(director/writer: Mitchel Leisen; screenwriters: Sally Benson/Catherine Turner/from the novel I Married a Dead Man by Cornell Woolrich; cinematographer: Daniel L. Fapp; editor: Alma Macrorie; music: Hugo Friedhofer; cast: Barbara Stanwyck (Helen Ferguson, Patrice Harkness), John Lund (Bill Harkness), Catherine Craig (Rosalie Baker), Jane Cowl (Mrs. Harkness), Henry O’Neill (Mr. Harkness), Milburn Stone (detective), Esther Dale (Josie), Griff Barnett (Dr. Parker), Richard Denning (Hugh Harkness), Phyllis Thaxter (Patrice Harkness), Carole Matthews (Irma), Lyle Bettger (Steve Morley); Runtime: 97; MPAA Rating: NR; producer; Richard Malbaum: Paramount/Olive Films; 1950-B/W)

“This overlooked film noir is deliciously delirious.”

Reviewed by Dennis Schwartz

Gay filmmaker Mitchel Leisen (“Easy Living”/”Midnight”), known for making women’s pictures, does a marvelous job directing the closeted mystery writer Cornell Woolrich’s brilliant mystery novel I Married A Dead Man, changing the author’s grim and ambiguous ending with a happy and lucid one. Leisen co-writes the screenplay with the talented female writers Sally Benson and Catherine Turner. The film’s greatness hinges on the sensitive performance by Barbara Stanwyck–who makes you believe this implausible tale despite the far-fetched story not being believable.

This overlooked film noir is deliciously delirious.

The film opens with the penniless and homeless unmarried 40-something pregnant Helen Ferguson (Barbara Stanwyck) in an unfamiliar Manhattan hunting down financial support from the cad boyfriend who made her pregnant and deserted her, Steve Morley (Lyle Bettger). When she knocks on his skid-row apartment door he’s with a blonde and without opening the door or talking to her, slips her a train ticket to San Francisco.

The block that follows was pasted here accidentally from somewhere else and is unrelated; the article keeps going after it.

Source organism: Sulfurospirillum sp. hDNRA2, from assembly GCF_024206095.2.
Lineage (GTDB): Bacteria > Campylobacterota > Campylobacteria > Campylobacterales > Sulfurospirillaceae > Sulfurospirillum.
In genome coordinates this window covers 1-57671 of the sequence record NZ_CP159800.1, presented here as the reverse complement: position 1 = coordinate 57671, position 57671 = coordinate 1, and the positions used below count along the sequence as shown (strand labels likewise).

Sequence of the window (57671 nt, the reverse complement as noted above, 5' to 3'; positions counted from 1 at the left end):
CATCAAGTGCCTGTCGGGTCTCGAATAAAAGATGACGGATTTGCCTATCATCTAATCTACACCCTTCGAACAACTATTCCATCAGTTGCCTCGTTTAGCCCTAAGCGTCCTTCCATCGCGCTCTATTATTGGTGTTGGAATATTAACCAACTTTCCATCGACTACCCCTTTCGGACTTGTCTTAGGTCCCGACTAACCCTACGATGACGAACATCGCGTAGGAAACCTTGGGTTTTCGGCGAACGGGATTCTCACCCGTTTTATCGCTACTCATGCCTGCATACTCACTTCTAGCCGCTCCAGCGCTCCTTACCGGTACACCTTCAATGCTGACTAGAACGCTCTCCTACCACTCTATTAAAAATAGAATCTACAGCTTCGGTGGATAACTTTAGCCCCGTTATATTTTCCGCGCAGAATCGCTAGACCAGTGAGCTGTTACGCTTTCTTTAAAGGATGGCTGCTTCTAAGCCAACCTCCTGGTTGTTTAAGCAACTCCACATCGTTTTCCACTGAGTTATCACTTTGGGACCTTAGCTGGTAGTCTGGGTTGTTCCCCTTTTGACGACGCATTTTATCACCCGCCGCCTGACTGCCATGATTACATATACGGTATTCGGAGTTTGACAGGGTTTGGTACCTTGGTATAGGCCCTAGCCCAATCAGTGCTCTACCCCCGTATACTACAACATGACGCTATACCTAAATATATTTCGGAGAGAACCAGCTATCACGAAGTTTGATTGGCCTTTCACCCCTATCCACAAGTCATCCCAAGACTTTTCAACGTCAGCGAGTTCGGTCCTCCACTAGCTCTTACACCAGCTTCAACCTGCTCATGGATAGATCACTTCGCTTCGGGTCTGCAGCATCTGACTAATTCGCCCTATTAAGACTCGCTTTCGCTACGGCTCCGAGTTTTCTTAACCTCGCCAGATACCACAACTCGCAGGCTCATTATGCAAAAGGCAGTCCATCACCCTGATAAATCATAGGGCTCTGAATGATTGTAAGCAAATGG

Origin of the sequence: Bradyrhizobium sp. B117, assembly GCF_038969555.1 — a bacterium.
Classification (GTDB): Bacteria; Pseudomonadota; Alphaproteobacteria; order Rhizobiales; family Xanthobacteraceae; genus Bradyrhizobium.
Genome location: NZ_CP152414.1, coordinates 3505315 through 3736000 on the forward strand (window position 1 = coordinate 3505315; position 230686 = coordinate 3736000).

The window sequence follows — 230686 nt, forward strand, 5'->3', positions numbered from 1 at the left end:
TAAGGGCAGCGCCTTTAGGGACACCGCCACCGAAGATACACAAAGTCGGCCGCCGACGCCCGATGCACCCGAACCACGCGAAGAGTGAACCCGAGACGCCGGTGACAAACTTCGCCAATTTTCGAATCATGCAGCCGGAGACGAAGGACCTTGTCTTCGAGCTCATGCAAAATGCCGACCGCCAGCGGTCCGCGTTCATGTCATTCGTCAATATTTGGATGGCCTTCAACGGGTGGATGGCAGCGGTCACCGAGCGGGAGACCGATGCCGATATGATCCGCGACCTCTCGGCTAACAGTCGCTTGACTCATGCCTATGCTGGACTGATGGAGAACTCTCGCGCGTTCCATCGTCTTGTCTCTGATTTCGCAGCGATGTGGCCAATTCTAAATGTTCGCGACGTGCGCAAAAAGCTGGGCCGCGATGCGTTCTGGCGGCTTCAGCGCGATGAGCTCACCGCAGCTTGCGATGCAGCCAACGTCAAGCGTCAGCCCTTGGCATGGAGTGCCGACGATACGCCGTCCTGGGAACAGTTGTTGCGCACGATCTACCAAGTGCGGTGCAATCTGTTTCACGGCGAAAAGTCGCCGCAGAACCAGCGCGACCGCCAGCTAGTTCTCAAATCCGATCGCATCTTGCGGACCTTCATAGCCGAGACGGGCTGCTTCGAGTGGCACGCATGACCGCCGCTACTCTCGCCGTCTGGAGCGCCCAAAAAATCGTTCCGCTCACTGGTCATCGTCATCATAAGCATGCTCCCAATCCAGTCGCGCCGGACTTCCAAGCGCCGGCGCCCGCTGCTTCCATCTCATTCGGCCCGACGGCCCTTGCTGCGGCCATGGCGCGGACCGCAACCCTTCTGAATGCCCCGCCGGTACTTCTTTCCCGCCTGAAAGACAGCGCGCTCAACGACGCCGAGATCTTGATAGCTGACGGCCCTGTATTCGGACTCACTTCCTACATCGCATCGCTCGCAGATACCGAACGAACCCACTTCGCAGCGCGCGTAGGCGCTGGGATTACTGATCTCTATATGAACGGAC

On the train, during the July fourth week-end, the depressed Helen is befriended by the happy newlyweds Patrice (Phyllis Thaxter) and Hugh Harkness (Richard Denning), just back from a European holiday. The pregnant bride mentions she never met her wealthy in-laws, and says she hopes they like her when she stays with them during her pregnancy. When Patrice insists that Helen try on her expensive wedding ring, with both their names engraved on it, while they’re in the restroom chatting, the train crashes and the married couple dies. Helen is rescued and her baby boy is delivered by caesarian section in the hospital. She’s given a private room in the hospital through the courtesy of Hugh’s parents, when it’s mistakenly believed she’s Patrice because she’s still wearing the ring. After her hospital stay, she reluctantly stays in the luxurious suburban Caulfield, Illinois home of her in-laws, Mrs. Harkness (Jane Cowl) and Mr. Harkness (Henry O’Neill), and is made to feel at home by their friendly servant Josie (Esther Dale). Hugh’s older brother Bill (John Lund) also is there and falls in love with her. Bill is protective of the anxious woman, who feels funny about the deception but doesn’t know how to tell these wonderful folks the truth without hurting both them and herself. She’s also fortunate Patrice has no family.

Spoiler: in the next paragraph.

When the low-life scoundrel figures out that Helen is taking Patrice’s place and her family is rich, he comes to her small town to blackmail her and forces her to marry him. Bill is aware she’s in trouble and despite knowing she’s not his brother’s wife and living a lie, finds a way to rescue her from the monster and dumps his dead body on a passing freight train. But the imposter is still haunted by guilt-feelings until the cops knock on her door a few months later and she learns she will be able to start a new life in paradise when another woman confesses to murdering the bastard.